Our little seven glyph used to look like the shepherd’s hook on the left. That was how the old-school Hindus used to write it, and that’s how it eventually caught on in the western world. The western Ghubar Arabs added the diagonal swoosh. If you’re on the European continent or in Latin America you probably add a horizontal dash through the middle of your seven – this is an effective way of differentiating it from a ‘1’. Plus, if you take the time you can make it into a little bow tie, which is fun for everyone.

Craps players know seven as the joyous bringer of mirth on a round’s initial roll, and the subsequent she-beast of money-sucking Satan if it shows up beyond that. Seven is the most common sum when a pair of dice are hurled; it’ll show up about 1/6th of the time. This is part of the reason why ‘7’ is the only symbol to appear in a standard slot machine configuration – the number has broken more hearts and/or filled more wallets than any other in the gambling world.

Seven shows up more frequently in religion than does a cliché joke in a crappy sitcom. Jesus had seven final utterances on the cross. The world was created in seven days (counting the resting/football day at the end). There are seven deadly sins and seven virtues. The Catholics observe seven sacraments. Hindus believe in seven worlds in the universe (not sure if Pluto’s demotion will affect this). Muslims believe there are seven layers of the earth, and seven levels of hell and heaven. Even in the fake world of Westeros on Game of Thrones, there are seven ancient gods and seven kingdoms. In Harry Potter: seven school years, seven horcruxes, seven Weasley kids, and so on. The number is custom-made for mysticism.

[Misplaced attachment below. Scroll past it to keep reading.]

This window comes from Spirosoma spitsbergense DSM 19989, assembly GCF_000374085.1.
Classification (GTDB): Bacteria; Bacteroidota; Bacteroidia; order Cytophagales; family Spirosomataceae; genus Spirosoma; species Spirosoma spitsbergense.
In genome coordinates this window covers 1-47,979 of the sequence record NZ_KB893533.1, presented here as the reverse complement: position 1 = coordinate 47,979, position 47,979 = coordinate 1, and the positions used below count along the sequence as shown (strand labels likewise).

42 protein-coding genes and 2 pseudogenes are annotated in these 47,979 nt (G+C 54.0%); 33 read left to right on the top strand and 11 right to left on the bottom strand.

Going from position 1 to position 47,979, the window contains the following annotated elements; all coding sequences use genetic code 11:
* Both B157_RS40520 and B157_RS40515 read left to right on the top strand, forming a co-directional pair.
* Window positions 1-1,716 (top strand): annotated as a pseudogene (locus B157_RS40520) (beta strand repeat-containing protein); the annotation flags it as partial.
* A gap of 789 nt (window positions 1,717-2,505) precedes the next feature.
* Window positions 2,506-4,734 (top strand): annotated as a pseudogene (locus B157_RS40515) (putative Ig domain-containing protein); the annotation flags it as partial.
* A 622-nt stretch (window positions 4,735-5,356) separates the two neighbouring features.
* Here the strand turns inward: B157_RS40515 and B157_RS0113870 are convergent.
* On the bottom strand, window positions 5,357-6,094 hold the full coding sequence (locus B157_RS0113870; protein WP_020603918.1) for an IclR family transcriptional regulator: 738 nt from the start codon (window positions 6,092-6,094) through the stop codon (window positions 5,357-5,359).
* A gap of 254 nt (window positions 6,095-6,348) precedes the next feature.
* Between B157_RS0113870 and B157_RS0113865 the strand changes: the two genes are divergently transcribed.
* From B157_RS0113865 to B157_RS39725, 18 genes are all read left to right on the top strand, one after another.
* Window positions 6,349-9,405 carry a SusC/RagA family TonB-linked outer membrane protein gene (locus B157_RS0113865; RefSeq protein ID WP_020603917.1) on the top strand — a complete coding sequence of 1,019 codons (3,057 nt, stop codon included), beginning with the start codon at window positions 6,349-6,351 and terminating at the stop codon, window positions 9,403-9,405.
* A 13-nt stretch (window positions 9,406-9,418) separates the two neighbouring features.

The simultaneously ethereal and tactile world of music swims deep in number seven waters also. We have seven notes in our major and minor scales, just as India has seven octats as the basis of their musical structure and traditional Persian tunes are built atop seven dastgahs. Hell, even old 45 records are seven inches in diameter. It just fits.

Seven is huge in the world of sports as well. Some of the greats from every game – Mickey Mantle, John Elway, Phil Esposito – have earned the retirement of the number seven from their teams’ rosters. In football, seven is a touchdown (plus extra point), in baseball seven is the inning in which we stretch.

Most mammals have seven cervical vertebrae. There are seven objects (counting the sun and our moon) from our solar system which can be seen by the naked eye from earth. Isaac Newton defined seven colors of the rainbow, though in all fairness I think he was just being unimaginative.

We have seven days in a week and as many as seven seasons among native peoples in certain parts of Australia or Montana – though where I live we only have two: winter and its brief respite. Just as we can dial ‘1’ for long distance here in North America, Russians will dial ‘7’. Other countries use two or three-digit codes.

I’m sure I could make a similar case for the significance of ‘6’ or ‘8’, but seven is a unique beast, worthy of its quizzical attention and temporal affections. It’s not my favorite number (right now, that honor might just go to ‘1000’), but it’s a good one.